Assignments or exams where honor infractions or prohibited collaborations occur will receive a zero grade for that entire assignment or exam, as well as a full letter-grade penalty on the course grade. Such infractions will also be submitted to the Honor Committee if that is appropriate. Students who have had prohibited collaborations may not be allowed to work with partners on remaining homeworks.

SDAC and Other Special Circumstances

The University of Virginia strives to provide accessibility to all students. If you require an accommodation to fully access this course, please contact the Student Disability Access Center (SDAC) at 434-243-5180 or sdac@virginia.edu. If you are unsure if you require an accommodation, or to learn more about their services, you may contact the SDAC at the number above or by visiting their website at http://studenthealth.virginia.edu/student-disability-access-center/faculty-staff.

If you have been identified as an SDAC student, please let the Center know you are taking this class. If you suspect you should be an SDAC student, please schedule an appointment with them for an evaluation. Students who need academic accommodations should see me and contact the SDAC. All academic accommodations must be arranged through the SDAC.

If you have other special circumstances (athletics, other university-related activities, etc.) please contact instructor and/or TA as soon as you know these may affect you in class.

Religious Accommodations

It is the University's long-standing policy and practice to reasonably accommodate students so that they do not experience an adverse academic consequence when sincerely held religious beliefs or observances conflict with academic requirements. Students who wish to request academic accommodation for a religious observance should submit their request in writing directly to me by email as far in advance as possible. Students and instructors who have questions or concerns about academic accommodations for religious observance or religious beliefs may contact the University's Office for Equal Opportunity and Civil Rights (EOCR) at UVAEOCR@virginia.edu or 434-924-3200.

Accommodations do not relieve you of the responsibility for completion of any part of the coursework missed as the result of a religious observance.

Statement on Violence

The University of Virginia is dedicated to providing a safe and equitable learning environment for all students. To that end, it is vital that you know two values that I and the University hold as critically important:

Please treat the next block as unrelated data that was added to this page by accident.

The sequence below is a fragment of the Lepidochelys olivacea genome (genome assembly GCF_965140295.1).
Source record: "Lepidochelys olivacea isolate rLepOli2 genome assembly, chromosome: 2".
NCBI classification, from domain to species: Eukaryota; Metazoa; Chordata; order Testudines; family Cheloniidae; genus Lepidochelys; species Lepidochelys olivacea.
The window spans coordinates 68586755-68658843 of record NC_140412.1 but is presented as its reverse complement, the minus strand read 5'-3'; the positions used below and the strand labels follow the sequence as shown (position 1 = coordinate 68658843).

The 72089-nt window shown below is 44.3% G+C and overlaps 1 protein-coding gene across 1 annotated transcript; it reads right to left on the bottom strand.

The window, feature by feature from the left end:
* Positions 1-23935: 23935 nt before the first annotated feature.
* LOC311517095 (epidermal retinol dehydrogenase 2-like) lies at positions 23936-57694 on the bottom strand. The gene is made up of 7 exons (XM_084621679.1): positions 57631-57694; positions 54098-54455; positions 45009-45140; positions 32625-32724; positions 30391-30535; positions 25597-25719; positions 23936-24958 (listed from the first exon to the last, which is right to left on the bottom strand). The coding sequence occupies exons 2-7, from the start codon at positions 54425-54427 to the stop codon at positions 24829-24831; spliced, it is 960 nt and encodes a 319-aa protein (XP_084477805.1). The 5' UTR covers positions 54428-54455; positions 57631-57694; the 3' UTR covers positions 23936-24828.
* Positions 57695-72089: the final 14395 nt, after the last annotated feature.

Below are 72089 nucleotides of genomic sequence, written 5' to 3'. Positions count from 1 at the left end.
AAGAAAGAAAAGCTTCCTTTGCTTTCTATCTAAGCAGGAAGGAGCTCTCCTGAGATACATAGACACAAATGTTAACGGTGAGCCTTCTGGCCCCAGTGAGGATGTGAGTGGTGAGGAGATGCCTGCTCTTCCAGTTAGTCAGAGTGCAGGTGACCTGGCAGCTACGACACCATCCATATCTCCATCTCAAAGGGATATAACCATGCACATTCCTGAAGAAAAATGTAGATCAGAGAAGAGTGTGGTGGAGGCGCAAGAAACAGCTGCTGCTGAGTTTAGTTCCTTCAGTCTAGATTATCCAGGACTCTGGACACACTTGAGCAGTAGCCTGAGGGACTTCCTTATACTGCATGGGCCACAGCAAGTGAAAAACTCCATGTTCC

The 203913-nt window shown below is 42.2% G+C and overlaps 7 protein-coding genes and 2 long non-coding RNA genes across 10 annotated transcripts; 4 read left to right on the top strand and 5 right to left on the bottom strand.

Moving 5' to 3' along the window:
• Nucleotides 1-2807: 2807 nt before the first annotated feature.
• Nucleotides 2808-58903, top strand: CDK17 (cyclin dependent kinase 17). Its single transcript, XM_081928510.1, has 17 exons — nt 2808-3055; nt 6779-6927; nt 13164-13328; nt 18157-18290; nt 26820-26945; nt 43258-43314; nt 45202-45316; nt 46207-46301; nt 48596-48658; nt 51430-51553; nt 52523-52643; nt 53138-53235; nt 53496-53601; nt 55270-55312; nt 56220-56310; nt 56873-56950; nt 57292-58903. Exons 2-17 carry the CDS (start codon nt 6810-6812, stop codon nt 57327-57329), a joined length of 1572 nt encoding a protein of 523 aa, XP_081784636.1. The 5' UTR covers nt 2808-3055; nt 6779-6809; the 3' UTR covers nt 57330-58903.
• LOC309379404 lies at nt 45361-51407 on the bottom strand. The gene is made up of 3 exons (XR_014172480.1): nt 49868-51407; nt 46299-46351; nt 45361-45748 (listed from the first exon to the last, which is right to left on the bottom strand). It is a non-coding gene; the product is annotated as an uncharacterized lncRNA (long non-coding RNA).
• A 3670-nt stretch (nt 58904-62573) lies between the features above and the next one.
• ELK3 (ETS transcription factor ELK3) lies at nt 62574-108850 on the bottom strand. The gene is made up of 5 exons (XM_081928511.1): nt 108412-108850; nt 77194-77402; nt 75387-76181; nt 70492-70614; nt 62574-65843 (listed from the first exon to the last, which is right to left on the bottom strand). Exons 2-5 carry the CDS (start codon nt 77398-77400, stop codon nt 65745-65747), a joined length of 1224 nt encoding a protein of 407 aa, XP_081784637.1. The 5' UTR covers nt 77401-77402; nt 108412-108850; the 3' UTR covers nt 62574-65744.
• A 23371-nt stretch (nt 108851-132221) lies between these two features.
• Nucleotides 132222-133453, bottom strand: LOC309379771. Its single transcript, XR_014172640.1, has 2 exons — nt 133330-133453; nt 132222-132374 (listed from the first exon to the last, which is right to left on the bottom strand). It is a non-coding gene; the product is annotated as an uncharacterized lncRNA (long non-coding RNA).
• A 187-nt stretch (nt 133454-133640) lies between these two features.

1. Power-based personal violence will not be tolerated.
  2. Everyone has a responsibility to do their part to maintain a safe community on Grounds.
If you or someone you know has been affected by power-based personal violence, more information can be found on the UVA Sexual Violence website that describes reporting options and resources available - www.virginia.edu/sexualviolence.

As your professor and as a person, know that I care about you and your well-being and stand ready to provide support and resources as I can. As a faculty member, I am a responsible employee, which means that I am required by University policy and federal law to report what you tell me to the University's Title IX Coordinator. The Title IX Coordinator's job is to ensure that the reporting student receives the resources and support that they need, while also reviewing the information presented to determine whether further action is necessary to ensure survivor safety and the safety of the University community. If you would rather keep this information confidential, there are Confidential Employees you can talk to on Grounds (See http://www.virginia.edu/justreportit/confidential_resources.pdf). The worst possible situation would be for you or your friend to remain silent when there are so many here willing and able to help.

This syllabus

This syllabus is to be considered a reference document that can and will be adjusted through the course of the semester to address changing needs. This syllabus can be changed at any time without notification. It is up to the student to monitor this page for any changes. Final authority on any decision in this course rests with the professor, not with this document.

Top Thanks to Professor Jeff Offutt and Professor Paul Ammann (GMU), Professor Mark Sherriff and Professor Sebastian Elbaum (UVA), and Mr. Corey Vaudo and Mr. Conrad Rybka (APT) for the input and material provided for this course.